As it happened, however, the West was once again mistaken in its analyses. Iran was able to quickly shake off the effects of Stuxnet. By mid-2011, Iran was able to run even more centrifuge tubes, in more developed models, which revolved even faster. An unexpected consequence of all these attempts to derail its nuclear program was that Iran simply gained more experience and skill with nuclear technology.
To produce nuclear weapons using uranium, the most critical part of the process is to enrich it to weapons grade, around 90 percent purity. Iran has now succeeded in the most difficult steps: obtaining uranium enriched to at least 20 percent. Getting 90 percent enrichment in a few months no longer appears very difficult. In the meantime, there is some evidence indicating that Iran has initiated work to assemble nuclear warheads. Western countries are now planning to try to stop Iran with an oil embargo. If that doesn’t do the job, the West may come to the conclusion that it has no choice but a military operation.
An attack on Iran?
It is known that the Obama administration does not look warmly on an attack on Iran, and that it opposed the idea of Israel single-handedly carrying out such an assault on more than one occasion. The biggest supporter of a military solution is Israeli Prime Minister Binyamin Netanyahu, who obviously hopes for an attack sometime this summer or fall, capitalizing on the competitive atmosphere of the US presidential campaign, and pressure Obama may possibly be facing. But even in Israel many stand opposed to an attack, including influential defense and security establishment figures, some prominent right-wing politicians and even members of the current government. For instance, after stepping down from the helm of Mossad, Dagan began an unusual media campaign. He publicly argued that attacking Iran would be “stupid,” and would cause a strategic catastrophe for Israel, leading to years of chaos in the region, along with adding legitimacy to Iran’s alleged reasons for developing nuclear weapons. Moreover, he contended, Israel lacks the military capability for an effective strike against Iran without help from the US.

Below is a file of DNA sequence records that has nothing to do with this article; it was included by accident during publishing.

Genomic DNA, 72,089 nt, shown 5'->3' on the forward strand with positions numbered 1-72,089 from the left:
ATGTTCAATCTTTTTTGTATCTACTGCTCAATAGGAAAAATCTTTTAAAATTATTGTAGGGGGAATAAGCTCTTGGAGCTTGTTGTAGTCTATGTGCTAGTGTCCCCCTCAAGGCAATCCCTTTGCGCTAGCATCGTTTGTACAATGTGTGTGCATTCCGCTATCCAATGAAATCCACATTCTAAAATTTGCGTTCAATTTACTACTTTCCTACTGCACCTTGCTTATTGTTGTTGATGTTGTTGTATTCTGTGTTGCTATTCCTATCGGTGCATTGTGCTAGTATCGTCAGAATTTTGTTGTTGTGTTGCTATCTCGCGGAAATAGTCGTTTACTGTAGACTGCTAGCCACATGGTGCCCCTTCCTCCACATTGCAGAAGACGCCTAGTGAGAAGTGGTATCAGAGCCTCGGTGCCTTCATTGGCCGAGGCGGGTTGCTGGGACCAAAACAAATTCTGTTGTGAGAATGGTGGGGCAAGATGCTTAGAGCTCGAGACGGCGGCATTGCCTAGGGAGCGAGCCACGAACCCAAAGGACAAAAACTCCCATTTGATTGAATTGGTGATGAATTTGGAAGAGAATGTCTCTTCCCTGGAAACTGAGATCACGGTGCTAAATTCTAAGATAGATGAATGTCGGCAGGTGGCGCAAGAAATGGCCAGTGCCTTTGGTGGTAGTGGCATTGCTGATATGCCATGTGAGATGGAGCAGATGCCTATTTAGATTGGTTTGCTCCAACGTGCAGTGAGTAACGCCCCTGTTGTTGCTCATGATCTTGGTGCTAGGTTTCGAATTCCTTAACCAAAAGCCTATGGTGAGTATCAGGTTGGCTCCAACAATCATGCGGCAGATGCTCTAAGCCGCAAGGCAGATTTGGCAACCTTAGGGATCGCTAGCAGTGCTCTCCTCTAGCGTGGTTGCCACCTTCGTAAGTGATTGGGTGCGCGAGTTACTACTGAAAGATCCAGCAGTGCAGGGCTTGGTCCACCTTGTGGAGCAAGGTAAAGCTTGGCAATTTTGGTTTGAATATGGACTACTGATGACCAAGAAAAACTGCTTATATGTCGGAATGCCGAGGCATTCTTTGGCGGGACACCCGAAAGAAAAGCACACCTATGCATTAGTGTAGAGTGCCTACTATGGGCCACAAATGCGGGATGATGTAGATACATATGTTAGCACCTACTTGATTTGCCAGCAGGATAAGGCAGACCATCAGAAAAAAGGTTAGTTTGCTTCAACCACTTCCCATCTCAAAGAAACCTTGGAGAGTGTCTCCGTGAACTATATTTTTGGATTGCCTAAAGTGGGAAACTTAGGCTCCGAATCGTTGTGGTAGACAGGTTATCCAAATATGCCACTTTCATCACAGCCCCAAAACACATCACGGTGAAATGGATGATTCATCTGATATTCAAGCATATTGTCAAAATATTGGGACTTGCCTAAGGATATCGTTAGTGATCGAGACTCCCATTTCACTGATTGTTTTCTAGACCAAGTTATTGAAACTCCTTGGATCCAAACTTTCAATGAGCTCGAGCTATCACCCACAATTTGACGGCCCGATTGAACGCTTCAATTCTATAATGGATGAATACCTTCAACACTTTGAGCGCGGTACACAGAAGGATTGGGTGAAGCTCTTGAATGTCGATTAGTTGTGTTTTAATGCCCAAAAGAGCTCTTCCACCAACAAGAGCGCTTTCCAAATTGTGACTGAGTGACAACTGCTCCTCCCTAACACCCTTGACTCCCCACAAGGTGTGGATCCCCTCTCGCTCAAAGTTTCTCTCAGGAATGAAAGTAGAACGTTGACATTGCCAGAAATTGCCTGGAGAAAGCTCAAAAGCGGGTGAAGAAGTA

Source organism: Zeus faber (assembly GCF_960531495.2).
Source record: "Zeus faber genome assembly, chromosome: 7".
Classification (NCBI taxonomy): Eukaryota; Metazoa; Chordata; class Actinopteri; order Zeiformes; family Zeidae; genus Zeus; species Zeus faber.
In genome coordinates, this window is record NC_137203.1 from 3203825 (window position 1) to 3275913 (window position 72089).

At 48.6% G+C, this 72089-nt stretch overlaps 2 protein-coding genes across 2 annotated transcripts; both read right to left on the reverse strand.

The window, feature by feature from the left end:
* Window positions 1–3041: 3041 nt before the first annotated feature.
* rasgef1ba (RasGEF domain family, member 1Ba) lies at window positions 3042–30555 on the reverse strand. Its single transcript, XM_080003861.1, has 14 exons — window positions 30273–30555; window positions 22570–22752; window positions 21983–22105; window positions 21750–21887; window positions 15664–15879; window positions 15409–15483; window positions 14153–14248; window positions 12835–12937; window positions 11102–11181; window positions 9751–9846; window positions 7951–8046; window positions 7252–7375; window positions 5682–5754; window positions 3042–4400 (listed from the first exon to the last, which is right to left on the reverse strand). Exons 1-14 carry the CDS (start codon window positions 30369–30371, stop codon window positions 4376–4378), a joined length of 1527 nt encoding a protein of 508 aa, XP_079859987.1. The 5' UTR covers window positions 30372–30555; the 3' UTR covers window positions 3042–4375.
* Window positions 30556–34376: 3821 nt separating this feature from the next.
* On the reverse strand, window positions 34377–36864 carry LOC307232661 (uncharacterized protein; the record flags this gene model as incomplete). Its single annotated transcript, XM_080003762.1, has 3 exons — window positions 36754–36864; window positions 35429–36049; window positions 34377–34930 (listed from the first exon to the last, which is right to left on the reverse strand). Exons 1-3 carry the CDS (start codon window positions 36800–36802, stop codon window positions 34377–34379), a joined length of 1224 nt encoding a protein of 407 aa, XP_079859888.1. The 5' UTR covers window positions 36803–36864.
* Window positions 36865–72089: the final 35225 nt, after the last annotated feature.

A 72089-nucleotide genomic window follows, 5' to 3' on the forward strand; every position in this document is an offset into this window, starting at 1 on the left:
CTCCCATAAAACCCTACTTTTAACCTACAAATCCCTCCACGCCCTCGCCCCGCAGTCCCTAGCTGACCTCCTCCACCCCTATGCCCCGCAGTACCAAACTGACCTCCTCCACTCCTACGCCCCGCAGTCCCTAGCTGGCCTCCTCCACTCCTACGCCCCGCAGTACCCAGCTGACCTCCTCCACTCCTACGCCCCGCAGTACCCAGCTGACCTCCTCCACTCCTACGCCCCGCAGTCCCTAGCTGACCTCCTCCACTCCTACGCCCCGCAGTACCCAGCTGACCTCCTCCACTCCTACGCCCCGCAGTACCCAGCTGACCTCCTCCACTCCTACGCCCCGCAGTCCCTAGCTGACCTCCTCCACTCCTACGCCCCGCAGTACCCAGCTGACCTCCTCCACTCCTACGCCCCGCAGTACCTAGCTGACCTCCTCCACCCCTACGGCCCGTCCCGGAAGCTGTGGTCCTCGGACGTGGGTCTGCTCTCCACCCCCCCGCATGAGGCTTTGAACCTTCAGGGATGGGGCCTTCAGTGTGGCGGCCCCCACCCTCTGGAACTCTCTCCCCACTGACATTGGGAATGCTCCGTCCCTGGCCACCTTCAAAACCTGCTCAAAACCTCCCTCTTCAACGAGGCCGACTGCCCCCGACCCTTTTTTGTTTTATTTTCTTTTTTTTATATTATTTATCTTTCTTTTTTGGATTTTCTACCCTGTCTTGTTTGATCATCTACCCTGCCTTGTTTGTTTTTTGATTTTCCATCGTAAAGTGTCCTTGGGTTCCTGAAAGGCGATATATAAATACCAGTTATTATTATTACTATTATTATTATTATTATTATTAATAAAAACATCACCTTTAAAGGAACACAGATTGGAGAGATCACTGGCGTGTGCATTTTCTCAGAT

What should Turkey do?
Even if a military attack on Iran — which currently seems unlikely — were to occur, Iran now possesses enough know-how that the production of nuclear weapons is ultimately only a matter of time and political will. In such a case, Turkey will face a thorny question: Should Turkey also have nuclear capabilities?
Nuclear weapons were used for the first and last time by the US during World War II, on two Japanese cities. In the decades since, the huge effect of nuclear weapons on the strategic balance of global politics has come not from their use but rather their mere possession. According to the dictates of international strategy, the power of a country is, until it is used, the power that others assume it has. During the more than half-century of the Cold War, the single greatest weight on the strategic balance between the two blocs was the Soviet Union’s deployment of nuclear weapons.